The “After Life” of Covid

What Should Come After Covid?

Drs. Keri Leigh Merritt and Yohuru Williams discuss important research and reflection about what happened in the United States during the COVID-19 pandemic. The book’s authors document and analyze the effects of the pandemic in ways inspired by the writers who documented American life during the Great Depression. Perhaps most importantly, they discuss how this lengthy tragedy provides the United States with an opportunity to rebuild its society. Episode 507.

Buzzkill Bookshelf

Rhae Lynn Barnes, Keri Leigh Merritt, and Yohuru Williams (eds), After Life: A Collective History of Loss and Redemption in Pandemic America

After Life is a collective history of how Americans experienced, navigated, commemorated, and ignored mass death and loss during the global COVID-19 pandemic, mass uprisings for racial justice, and the near presidential coup in 2021 following the 2020 election. Inspired by the writers who documented American life during the Great Depression and World War II for the Works Progress Administration (WPA), the editors asked twenty-first-century historians and legal experts to focus on the parallels, convergences, and differences between the exceptional “long 2020”, while it unfolds, and earlier eras in U.S. History.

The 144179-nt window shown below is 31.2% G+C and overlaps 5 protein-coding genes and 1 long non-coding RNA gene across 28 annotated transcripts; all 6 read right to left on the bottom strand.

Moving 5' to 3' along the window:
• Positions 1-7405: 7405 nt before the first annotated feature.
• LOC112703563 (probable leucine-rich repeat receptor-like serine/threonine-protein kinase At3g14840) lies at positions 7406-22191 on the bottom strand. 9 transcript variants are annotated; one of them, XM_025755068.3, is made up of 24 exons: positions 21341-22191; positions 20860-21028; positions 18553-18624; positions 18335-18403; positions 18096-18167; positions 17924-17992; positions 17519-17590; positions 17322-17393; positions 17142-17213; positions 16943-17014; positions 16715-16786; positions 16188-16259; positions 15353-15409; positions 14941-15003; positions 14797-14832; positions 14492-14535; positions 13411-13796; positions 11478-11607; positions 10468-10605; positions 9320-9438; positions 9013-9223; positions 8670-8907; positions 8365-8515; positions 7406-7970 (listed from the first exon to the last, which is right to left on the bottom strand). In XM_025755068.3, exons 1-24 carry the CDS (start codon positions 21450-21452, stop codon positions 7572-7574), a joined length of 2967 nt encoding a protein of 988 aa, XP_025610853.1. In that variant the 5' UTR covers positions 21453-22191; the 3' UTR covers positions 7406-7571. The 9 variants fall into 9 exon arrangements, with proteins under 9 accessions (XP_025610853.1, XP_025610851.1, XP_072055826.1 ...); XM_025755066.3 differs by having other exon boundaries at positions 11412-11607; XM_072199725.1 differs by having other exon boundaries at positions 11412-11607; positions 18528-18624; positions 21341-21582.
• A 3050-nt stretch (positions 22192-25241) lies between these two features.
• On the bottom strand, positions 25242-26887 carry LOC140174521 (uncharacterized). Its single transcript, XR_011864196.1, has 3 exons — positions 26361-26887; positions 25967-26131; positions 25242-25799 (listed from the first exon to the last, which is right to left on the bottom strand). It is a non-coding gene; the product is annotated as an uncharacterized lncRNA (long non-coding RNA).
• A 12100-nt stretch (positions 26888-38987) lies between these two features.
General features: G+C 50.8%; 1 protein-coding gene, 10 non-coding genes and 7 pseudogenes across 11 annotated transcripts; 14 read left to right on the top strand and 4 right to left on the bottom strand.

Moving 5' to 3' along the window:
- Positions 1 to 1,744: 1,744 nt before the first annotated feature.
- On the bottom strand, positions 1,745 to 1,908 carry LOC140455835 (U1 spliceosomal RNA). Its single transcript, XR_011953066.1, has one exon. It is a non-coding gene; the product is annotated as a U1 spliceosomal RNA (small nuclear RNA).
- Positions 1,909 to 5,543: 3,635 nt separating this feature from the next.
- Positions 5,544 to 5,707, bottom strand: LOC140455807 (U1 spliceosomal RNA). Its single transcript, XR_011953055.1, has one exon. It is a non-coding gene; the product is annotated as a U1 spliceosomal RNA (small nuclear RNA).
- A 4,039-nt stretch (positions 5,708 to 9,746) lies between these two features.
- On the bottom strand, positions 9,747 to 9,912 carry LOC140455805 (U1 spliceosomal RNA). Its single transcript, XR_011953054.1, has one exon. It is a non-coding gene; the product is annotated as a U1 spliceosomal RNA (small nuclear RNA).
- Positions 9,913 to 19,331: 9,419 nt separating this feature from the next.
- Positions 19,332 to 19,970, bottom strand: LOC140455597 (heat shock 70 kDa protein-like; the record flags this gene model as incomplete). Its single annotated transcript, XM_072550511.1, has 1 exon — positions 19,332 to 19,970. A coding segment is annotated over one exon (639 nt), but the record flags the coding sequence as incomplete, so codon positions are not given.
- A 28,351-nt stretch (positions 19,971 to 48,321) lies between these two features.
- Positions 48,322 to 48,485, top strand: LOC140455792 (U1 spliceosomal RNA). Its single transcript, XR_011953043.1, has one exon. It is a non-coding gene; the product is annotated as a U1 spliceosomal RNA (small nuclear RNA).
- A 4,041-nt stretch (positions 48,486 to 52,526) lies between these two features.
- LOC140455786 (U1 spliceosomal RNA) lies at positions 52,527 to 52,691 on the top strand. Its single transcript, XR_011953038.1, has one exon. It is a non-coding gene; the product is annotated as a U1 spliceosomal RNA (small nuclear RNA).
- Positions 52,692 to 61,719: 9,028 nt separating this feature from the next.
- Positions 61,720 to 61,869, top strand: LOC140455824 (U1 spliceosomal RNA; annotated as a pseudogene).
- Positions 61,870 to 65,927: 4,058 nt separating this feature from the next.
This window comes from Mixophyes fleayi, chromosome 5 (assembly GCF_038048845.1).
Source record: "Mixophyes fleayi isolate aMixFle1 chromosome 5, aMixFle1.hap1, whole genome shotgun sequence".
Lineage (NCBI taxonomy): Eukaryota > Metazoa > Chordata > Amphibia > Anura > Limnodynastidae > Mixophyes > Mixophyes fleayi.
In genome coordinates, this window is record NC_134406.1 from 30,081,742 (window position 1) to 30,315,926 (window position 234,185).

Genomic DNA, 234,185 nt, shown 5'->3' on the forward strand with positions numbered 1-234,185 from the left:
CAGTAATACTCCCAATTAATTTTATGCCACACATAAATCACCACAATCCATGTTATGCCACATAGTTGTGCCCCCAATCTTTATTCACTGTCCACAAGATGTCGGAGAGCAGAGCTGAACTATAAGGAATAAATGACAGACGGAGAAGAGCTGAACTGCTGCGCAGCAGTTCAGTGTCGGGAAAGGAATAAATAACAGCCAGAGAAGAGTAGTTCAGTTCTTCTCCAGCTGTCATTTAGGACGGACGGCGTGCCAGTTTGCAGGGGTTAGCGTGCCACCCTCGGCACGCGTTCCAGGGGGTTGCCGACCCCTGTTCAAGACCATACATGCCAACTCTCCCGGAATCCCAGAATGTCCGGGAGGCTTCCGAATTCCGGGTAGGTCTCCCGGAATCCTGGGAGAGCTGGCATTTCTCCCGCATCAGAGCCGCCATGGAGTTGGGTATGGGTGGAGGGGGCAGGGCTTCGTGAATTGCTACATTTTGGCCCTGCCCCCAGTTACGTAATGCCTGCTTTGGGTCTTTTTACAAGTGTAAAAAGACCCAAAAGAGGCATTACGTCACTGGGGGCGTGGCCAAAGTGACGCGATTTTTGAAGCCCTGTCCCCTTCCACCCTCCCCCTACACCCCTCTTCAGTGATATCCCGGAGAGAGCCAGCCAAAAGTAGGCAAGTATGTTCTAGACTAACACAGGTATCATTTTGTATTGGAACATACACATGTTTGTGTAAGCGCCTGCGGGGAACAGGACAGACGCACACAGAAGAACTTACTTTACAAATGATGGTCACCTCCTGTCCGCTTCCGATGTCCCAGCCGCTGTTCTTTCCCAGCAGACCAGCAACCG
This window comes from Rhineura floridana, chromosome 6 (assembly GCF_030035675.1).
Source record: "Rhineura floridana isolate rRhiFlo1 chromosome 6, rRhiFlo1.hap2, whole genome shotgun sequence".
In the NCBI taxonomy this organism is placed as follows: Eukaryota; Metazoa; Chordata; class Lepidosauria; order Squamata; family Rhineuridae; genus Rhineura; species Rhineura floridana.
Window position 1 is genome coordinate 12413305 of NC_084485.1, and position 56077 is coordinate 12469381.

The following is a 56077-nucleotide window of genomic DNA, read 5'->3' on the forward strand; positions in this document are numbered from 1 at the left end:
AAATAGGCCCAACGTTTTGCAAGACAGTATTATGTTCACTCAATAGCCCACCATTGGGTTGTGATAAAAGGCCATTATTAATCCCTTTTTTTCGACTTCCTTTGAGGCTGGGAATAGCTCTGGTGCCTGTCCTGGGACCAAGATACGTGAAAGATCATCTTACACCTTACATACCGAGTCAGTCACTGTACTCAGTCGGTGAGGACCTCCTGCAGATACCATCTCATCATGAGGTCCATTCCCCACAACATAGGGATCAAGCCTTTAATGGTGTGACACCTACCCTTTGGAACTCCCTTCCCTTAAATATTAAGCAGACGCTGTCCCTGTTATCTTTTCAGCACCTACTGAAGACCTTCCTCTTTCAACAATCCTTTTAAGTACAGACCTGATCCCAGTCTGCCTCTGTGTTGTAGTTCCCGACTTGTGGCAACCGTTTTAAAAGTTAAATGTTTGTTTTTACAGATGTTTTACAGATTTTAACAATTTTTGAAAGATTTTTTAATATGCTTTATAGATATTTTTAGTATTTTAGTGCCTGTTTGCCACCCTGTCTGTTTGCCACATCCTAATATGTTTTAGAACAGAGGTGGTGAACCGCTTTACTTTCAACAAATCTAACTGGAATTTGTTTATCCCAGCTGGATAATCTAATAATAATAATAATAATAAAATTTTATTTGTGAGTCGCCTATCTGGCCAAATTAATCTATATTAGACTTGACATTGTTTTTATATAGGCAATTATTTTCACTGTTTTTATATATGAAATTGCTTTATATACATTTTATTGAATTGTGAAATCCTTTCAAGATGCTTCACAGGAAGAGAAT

Providing context for the entire volume, After Life’s Introduction explains how COVID-19 and America’s long history of inequality, combined with a corrupt and unconcerned federal government, produced one of the darkest times in our nation’s history. Discussing the rise of the COVID-19 death toll in the United States, eventually exceeding the 1918 flu, the AIDS epidemic, and the Civil War, it ties public health, immigration, white supremacy, elections history, and epidemics together, and provides a short history of the Black Lives Matter protests of 2020 and the beginnings of a Third Reconstruction.

After Life documents how Americans have dealt with grief, pain, and loss, both individually and communally, and how we endure and thrive. The title is an affirmation that even in our suspended half-living during lockdowns and quarantines, we are a nation of survivors—with an unprecedented chance to rebuild society in a more equitable way.

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